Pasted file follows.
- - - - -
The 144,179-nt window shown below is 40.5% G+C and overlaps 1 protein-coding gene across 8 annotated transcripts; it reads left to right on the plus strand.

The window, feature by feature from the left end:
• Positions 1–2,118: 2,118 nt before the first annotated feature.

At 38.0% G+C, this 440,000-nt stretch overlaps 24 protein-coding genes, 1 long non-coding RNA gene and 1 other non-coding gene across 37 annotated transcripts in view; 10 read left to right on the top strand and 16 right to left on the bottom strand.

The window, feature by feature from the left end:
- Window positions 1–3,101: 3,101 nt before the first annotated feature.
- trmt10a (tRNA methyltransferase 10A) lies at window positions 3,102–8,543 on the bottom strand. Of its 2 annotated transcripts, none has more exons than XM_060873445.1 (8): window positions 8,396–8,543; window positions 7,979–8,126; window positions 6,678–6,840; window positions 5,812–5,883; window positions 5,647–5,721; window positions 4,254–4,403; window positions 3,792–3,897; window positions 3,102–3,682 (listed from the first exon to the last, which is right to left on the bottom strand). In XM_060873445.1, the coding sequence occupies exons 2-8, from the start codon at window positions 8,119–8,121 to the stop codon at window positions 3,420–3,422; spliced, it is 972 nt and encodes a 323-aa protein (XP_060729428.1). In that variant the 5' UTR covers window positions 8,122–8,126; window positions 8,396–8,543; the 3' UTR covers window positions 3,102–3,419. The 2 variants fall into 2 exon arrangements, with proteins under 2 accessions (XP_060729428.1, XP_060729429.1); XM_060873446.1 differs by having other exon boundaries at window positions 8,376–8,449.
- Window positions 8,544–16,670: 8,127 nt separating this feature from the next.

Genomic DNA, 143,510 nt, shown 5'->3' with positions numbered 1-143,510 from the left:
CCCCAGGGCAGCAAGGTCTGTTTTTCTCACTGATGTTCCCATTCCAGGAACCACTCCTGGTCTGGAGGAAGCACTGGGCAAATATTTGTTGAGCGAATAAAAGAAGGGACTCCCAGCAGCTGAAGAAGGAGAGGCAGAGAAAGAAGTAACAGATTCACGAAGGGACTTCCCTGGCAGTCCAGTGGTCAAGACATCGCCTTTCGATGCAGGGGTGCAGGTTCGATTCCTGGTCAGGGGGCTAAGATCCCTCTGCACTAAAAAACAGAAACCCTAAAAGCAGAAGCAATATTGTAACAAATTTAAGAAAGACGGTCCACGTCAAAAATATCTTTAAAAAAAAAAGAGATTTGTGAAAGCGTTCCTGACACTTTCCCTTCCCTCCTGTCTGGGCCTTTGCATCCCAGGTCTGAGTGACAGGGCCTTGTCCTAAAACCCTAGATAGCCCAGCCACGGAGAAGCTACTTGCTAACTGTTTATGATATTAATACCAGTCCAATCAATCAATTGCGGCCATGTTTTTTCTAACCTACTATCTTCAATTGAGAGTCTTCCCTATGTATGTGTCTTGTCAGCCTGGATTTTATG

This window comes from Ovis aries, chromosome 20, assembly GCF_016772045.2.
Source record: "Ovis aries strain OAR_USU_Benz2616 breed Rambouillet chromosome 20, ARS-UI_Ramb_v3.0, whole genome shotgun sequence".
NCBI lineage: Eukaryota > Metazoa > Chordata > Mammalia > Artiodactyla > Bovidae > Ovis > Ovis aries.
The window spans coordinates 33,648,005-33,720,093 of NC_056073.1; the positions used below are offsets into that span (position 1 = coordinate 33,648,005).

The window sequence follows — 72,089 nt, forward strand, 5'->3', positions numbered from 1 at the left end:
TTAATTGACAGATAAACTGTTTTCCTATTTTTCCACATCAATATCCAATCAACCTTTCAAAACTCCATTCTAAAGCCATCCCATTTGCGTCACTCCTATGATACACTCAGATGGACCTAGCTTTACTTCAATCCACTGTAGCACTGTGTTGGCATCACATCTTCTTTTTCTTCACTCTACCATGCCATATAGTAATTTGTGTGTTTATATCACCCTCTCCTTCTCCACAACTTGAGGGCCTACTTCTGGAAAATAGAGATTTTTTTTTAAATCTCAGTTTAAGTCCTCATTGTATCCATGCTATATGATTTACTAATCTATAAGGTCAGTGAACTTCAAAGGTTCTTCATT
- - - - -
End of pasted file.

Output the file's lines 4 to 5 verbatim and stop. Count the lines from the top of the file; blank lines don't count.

At 38.0% G+C, this 440,000-nt stretch overlaps 24 protein-coding genes, 1 long non-coding RNA gene and 1 other non-coding gene across 37 annotated transcripts in view; 10 read left to right on the top strand and 16 right to left on the bottom strand.

The window, feature by feature from the left end: